First possibility: we’re doing it for our Arab allies. America’s Sunni allies – Saudi Arabia, Egypt, etc. – clearly favor a rebel victory. Arguably, we are doing them a favor. At the time of the Libyan adventure, I understood American policy as basically being driven by a desire to “help” France (and, to a lesser extent, to UK), which strongly favored intervention. And France wanted to oust Qaddafi because their client had just been driven from Tunisia without Paris lifting a finger to support him; it would just look bad if “people power” could topple a French-backed dictator but not a dictator who had worse relations with the West (or, worse, was backed by Italy). Our policy also appeared to be driven by a desire among the Gulf states to get rid of a guy who had been a persistent annoyance in the Arab League. But actually committing to a rebel victory in Syria is a much bigger favor. And it’s really unclear what we are getting in exchange. I’d like to see a realist actually do the “pro-” and “con-” analysis on this one before I’d accept that we’re publicly arming the Syrian rebels because we “need” to satisfy our Sunni Arab allies.
Second possibility: we’re doing it to influence the rebels. It’s possible that we see a rebel victory as a realistic prospect, and want to make sure that we have “friends” among the victors. In particular, we want to make sure that anti-American terrorist groups don’t wind up dominating a post-Assad Syria. The problem with this idea is twofold. First, it’s not clear that this sort of strategy works – it’s not clear that these kinds of friends stay bought once the smoke clears, nor that we don’t wind up merely pushing rival factions into more open opposition to America. But that’s a lesson we never seem to learn, so put it aside. More importantly, the timing doesn’t work. America is stepping up its support for the rebels at the very moment that it’s widely reported that the Assad regime is winning. If we were trying to curry favor with rebel factions, we’d have gotten involved much earlier.
The third possibility: that the American government sees itself as necessarily implicated in the Syrian conflict simply by virtue of our deep involvement across the region, and so cannot plausibly avoid being blamed for whatever outcome transpires. We cannot, in other words, have a hands-off policy – the only question is what our hands will be seen doing. And they need to be seen as doing something that has a positive propaganda value internationally. This is, roughly, the justification that was offered for intervention in Bosnia-Herzegovina and later in Kosovo: that it would be “unacceptable” for the Serbs to get away with massacres and ethnic cleansing in the “heart of Europe” and therefore America needed to engineer, by some combination of diplomacy, military aid, and outright military intervention, a resolution reasonably favorable to the non-Serb side in the former Yugoslavia.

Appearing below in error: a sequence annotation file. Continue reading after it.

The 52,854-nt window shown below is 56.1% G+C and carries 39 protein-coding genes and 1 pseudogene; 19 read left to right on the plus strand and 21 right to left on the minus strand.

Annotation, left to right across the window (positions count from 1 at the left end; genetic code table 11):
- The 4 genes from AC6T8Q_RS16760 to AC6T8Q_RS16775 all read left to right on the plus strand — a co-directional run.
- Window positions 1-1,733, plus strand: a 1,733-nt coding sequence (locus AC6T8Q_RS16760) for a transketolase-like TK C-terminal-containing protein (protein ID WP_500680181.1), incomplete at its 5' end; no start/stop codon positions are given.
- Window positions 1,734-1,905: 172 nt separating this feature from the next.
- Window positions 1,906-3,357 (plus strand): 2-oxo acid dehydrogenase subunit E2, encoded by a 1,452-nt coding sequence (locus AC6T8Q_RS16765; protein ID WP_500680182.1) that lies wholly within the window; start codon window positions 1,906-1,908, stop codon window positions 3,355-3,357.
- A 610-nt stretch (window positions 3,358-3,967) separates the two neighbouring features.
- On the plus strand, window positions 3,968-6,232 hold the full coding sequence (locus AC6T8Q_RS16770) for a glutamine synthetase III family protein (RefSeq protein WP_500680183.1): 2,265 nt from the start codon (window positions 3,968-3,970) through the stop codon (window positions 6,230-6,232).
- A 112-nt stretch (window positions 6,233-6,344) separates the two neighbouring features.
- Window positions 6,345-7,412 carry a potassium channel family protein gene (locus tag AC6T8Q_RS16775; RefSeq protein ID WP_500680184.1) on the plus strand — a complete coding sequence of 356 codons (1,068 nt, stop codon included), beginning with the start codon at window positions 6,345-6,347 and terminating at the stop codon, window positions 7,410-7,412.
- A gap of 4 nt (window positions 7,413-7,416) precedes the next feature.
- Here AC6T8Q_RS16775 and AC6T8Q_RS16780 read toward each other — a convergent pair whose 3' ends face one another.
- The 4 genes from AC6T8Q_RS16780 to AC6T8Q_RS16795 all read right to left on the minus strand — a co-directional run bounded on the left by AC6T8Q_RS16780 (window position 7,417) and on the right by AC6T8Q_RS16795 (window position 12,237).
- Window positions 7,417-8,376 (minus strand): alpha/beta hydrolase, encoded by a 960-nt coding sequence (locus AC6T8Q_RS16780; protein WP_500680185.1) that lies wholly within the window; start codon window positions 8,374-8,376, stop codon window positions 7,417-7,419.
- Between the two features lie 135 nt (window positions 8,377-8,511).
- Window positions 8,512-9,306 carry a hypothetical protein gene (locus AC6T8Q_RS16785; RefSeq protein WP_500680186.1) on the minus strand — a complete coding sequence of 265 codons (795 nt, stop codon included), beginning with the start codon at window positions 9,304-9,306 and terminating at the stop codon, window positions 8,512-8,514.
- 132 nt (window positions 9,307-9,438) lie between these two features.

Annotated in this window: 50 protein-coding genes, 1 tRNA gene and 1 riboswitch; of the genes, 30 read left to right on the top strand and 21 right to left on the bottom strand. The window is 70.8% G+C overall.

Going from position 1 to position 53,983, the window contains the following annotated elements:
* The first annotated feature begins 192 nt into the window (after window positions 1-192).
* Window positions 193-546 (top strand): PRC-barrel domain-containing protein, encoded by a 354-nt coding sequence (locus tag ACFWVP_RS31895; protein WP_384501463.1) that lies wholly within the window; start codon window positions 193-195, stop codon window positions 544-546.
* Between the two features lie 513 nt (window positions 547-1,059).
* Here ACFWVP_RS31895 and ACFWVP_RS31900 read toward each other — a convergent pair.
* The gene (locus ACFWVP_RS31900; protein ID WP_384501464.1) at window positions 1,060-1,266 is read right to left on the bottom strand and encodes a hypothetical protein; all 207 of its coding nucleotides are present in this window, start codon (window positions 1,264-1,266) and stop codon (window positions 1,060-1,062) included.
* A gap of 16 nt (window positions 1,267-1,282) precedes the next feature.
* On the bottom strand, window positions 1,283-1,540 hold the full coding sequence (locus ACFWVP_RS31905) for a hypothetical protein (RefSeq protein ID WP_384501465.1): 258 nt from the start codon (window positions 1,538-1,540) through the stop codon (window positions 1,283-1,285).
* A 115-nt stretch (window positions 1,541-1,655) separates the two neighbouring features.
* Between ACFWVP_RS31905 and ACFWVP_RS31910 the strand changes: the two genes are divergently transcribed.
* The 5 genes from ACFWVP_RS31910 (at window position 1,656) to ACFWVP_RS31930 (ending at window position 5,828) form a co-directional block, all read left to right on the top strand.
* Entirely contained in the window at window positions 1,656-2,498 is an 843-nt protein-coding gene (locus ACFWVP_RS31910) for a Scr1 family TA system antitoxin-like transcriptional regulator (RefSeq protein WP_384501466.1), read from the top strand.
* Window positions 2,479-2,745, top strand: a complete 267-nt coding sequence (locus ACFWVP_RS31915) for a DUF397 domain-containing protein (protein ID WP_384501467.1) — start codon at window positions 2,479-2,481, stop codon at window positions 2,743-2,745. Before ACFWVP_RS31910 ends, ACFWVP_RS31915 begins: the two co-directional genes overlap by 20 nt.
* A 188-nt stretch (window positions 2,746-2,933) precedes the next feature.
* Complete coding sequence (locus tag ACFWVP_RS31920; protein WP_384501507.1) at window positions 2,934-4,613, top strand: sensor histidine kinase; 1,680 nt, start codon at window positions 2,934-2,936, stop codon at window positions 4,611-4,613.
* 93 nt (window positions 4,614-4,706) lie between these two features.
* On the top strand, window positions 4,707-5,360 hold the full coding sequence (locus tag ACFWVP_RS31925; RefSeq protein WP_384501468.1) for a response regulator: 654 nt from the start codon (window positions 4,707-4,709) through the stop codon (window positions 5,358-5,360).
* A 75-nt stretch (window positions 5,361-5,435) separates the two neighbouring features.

I see two problems with this analysis from a realist perspective. First of all, it seems clear that the advocates of intervention are creating the situation that they ostensibly are concerned about: the implication of American credibility in conflicts far from any direct American interest. From a realist perspective, why would a regime continually extend its credibility further in order to preserve it from challenge? Isn’t it obvious that this describes a kind of foreign policy equivalent of a Ponzi scheme?
But the bigger problem from a theoretical perspective is that this stretches the definition of “realism” to the breaking point. If a “realist” explanation of America’s Syria policy is that the American regime sees its interests as served by promoting the notion that America is the global hegemon responsible for problems that it did not clearly cause, cannot clearly solve, and that do not directly implicate its interests, then that’s as much as to say that “realism” is not a realistic policy for America. At which point, what’s left of realism as a theory?
Hence my original question. Is there a convincing realist explanation for America’s Syria policy? And if not – if American policy is being driven by forces divorced not only from the national interest but from a clearly-discernable parochial interest of the regime or powerful interest groups – then what are the implications for realism as a descriptive theory of foreign affairs?